Sounds exactly like eczema. Moisturizing with Aquaphor, Vanicream, or some other emollient-type lotion will help, as will hydrocortisone cream. The 1% stuff you can get OTC will help with itching but is pretty meh for clearing it up. If you can get an Rx for 2.5% stuff from a dermatologist, that strength will help actually keep it at bay for long stretches.
posted by anderjen at 11:25 AM on December 1, 2016

+1 localized eczema. My kid has had it off and on all her life and it always develops in the same 5-6 spots.
posted by Flannery Culp at 11:26 AM on December 1, 2016

I had something similar on my hip for ages and it was eczema. In the winter, our skin gets drier, and we take longer, hotter showers that dry it out further. The prescription steroidal cream my doc gave me cleared it right up (putting it on immediately post shower and gently covering it with a thin layer of vaseline seemed to help), and using Cetaphil bodywash kept it away.
posted by quiet coyote at 12:06 PM on December 1, 2016

I have something very similar that just this morning I discovered the cause of--it's my winter robe, more specifically, where the belt of my winter robe causes pressure on my hips. Do you start wearing something in the winter that you don't other times of the year?
posted by pupsocket at 12:08 PM on December 1, 2016 [3 favorites]

I get a patch of flakey skin on one boob periodically and the dermatologist says its eczema, so nthing ecema.
posted by TwoStride at 12:08 PM on December 1, 2016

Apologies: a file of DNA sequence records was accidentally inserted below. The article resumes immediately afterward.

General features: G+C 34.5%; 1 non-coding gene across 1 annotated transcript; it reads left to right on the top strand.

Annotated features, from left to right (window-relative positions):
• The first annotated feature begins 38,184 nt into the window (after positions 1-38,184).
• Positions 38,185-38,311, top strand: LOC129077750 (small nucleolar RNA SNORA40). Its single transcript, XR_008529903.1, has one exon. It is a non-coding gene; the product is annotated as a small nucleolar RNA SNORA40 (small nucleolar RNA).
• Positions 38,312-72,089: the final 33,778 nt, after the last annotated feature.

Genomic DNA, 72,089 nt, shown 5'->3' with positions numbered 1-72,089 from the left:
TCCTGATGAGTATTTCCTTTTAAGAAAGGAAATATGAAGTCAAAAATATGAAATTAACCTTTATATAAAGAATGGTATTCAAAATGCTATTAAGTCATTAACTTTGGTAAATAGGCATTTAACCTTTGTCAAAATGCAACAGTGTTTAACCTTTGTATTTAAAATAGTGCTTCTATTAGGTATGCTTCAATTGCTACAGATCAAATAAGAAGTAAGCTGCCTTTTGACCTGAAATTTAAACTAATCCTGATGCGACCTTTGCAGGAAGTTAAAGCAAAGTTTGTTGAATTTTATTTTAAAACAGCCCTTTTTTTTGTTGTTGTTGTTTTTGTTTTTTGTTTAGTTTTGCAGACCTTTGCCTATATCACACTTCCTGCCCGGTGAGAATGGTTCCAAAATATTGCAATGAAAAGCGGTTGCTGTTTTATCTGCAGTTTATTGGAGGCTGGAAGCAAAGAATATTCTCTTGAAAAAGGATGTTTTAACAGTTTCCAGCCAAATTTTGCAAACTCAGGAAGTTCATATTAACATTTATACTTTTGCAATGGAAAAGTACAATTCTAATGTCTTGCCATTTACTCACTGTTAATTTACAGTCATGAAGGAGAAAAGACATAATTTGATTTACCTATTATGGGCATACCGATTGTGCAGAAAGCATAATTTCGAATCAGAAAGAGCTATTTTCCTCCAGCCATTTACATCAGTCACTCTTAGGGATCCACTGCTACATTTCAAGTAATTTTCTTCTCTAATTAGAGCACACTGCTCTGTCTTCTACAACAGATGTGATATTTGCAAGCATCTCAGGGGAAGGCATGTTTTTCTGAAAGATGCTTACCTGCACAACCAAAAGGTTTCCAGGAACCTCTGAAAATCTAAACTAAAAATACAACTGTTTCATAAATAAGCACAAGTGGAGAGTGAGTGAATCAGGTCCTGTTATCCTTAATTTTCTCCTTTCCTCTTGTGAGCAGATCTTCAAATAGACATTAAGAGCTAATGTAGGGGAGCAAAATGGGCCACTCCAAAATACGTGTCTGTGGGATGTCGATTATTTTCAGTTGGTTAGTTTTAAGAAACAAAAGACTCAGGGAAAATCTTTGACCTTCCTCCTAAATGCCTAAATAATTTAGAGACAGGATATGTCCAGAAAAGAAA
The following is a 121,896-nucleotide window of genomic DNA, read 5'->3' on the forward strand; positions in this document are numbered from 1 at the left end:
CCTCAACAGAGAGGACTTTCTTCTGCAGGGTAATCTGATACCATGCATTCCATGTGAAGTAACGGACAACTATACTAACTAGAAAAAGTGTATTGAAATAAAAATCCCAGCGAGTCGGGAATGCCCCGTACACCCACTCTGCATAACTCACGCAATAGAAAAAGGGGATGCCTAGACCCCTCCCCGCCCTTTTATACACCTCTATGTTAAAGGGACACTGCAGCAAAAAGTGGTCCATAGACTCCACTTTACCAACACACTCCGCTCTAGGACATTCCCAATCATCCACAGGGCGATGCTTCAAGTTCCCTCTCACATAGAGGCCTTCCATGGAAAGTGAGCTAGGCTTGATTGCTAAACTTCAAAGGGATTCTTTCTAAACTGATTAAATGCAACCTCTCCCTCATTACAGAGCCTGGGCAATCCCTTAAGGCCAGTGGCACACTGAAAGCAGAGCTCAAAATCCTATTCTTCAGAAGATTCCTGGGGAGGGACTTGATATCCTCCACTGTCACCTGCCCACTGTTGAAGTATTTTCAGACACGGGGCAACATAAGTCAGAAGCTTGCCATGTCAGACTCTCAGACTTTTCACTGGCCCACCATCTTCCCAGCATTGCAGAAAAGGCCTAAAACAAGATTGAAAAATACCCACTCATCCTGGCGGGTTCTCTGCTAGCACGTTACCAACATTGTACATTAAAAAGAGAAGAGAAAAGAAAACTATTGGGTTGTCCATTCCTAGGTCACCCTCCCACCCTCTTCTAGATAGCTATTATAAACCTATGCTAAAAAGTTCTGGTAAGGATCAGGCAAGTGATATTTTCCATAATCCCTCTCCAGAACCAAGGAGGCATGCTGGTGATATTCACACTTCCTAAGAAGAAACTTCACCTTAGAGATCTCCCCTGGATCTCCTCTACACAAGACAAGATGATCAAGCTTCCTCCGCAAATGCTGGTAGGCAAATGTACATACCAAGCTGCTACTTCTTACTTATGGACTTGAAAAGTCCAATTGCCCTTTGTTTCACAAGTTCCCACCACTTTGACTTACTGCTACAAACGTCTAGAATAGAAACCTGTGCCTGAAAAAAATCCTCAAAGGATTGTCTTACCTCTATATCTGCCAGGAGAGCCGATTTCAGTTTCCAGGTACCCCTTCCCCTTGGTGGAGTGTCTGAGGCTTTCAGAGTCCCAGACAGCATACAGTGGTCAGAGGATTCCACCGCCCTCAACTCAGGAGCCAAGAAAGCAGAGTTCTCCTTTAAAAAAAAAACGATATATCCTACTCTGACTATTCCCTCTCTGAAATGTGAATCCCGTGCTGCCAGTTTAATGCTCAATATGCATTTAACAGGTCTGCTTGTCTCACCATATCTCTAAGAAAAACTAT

Hi there, midwife/NP here (IANYMNP/TINMA/etc.) I'd doubt it's Paget's because Paget's usually involves the actual nipple and areola, and you say your red spot is a couple of inches above of the areolar border. It does sound like a dermatitis-y thing, though, and if moisturizing helps, that's a reassuring sign.

That said, breast cancer screening guidelines are a topic of hot debate. If you have any cancer risks (family history of breast cancer, prior history, history of estrogen intake, etc) it might be worth having someone take a look at it. I'd start with your PCP and let them decide whether you need a derm or breast referral.

TL; DR: Probably fine, unlikely to be Paget's, but probably worth having someone just peek at it to set your mind at rest. None of us internet strangers can really be sure!
posted by stillmoving at 12:36 PM on December 1, 2016

If it is bothersome (and it is eczema) and you don't have anything on hand purpose-made for it, the more waxy sorts of unscented lip balms work well in a pinch.
posted by kmennie at 1:32 PM on December 1, 2016

This is almost certainly eczema, but FYI my persistently itchy spot in a similar location turned out to be squamous cell skin cancer, so please do consult a doctor. Seriously, itchiness and a little flakiness were the only symptoms.
posted by Andrhia at 2:00 PM on December 1, 2016

Yeah, oops -- in re Andrhia's comment, I had a few 'this is always flaky' spots that were not eczema but pre-cancerous lesions, and which got frozen off. So, do get it checked out just for peace of mind. The eczema spots and the now-frozen-off spots were kinda similar. (Removal was not a big deal and they haven't returned -- don't panic!)
posted by kmennie at 2:06 PM on December 1, 2016

Likely eczema, I have it in my ear (:cry:) and elbows in the winter.
posted by so fucking future at 2:17 PM on December 1, 2016

Adding to the MeFi collection of localized eczema patches, for at least 30 years I've been slowly driven mad by one teensy spot on the tip of my left shoulder blade, JUST out of reach. It likes to wait until I'm completely bundled up in sweater, scarf, and giant North Face parka and trapped by my seat belt to act up.
posted by HotToddy at 3:27 PM on December 1, 2016 [1 favorite]